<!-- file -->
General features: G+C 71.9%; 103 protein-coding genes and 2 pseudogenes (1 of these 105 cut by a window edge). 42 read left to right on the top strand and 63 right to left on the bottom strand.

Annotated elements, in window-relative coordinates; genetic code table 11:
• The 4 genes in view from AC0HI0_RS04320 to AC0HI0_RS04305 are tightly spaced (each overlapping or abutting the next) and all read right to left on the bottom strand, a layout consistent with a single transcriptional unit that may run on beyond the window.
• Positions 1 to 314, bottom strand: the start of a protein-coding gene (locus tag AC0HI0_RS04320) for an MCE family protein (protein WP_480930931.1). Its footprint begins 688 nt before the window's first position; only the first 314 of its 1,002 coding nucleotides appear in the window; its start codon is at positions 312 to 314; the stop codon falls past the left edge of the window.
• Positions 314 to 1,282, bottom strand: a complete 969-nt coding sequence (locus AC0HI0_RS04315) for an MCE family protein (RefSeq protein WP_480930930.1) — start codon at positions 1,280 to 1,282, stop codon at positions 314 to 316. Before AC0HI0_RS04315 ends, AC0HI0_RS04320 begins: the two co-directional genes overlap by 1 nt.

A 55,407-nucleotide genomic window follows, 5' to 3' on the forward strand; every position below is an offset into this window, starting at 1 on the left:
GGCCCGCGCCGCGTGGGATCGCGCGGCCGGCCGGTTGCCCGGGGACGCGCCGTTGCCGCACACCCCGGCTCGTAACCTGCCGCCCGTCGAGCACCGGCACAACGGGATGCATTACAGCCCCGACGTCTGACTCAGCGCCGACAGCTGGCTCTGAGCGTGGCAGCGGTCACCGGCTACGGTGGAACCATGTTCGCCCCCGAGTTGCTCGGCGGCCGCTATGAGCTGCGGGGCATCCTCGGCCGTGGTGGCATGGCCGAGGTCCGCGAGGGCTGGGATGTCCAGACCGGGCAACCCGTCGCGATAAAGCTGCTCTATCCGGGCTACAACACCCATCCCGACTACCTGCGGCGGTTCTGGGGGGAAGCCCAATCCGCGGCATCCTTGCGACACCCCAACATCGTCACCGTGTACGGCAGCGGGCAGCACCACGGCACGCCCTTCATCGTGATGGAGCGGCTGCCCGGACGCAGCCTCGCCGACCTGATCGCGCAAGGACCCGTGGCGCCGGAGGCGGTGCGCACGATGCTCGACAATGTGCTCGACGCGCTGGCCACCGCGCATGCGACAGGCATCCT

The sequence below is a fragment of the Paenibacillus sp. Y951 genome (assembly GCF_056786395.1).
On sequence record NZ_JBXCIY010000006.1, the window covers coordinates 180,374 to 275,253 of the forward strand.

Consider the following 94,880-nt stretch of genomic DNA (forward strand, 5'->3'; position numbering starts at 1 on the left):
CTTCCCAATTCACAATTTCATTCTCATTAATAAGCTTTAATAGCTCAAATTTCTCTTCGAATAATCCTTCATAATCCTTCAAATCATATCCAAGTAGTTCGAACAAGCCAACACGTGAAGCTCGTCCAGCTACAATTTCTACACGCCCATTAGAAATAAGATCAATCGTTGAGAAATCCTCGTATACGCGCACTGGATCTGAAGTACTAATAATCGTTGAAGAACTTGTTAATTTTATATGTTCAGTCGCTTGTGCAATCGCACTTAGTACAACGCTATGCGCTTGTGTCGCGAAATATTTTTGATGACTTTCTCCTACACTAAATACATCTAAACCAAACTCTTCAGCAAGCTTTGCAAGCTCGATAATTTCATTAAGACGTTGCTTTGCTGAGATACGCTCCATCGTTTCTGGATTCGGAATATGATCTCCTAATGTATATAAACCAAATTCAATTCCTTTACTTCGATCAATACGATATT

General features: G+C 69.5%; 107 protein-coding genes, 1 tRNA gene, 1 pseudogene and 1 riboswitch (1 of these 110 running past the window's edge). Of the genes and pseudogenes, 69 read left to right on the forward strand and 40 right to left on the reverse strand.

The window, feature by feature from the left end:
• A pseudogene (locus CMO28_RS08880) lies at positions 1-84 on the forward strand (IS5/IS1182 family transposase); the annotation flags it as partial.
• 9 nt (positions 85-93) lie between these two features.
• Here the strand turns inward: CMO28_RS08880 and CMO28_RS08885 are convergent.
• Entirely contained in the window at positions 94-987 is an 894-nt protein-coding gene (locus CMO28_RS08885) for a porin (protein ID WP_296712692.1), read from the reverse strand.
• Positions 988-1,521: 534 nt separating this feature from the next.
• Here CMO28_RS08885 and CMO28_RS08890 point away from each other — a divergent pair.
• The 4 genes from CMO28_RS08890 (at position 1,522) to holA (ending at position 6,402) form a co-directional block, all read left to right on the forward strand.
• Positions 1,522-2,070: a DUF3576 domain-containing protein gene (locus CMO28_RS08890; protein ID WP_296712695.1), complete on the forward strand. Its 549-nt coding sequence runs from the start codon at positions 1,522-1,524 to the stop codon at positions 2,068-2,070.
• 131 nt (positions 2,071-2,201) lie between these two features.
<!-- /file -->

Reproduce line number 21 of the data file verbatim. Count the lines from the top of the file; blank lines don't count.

• Positions 1,522-2,070: a DUF3576 domain-containing protein gene (locus CMO28_RS08890; protein ID WP_296712695.1), complete on the forward strand. Its 549-nt coding sequence runs from the start codon at positions 1,522-1,524 to the stop codon at positions 2,068-2,070.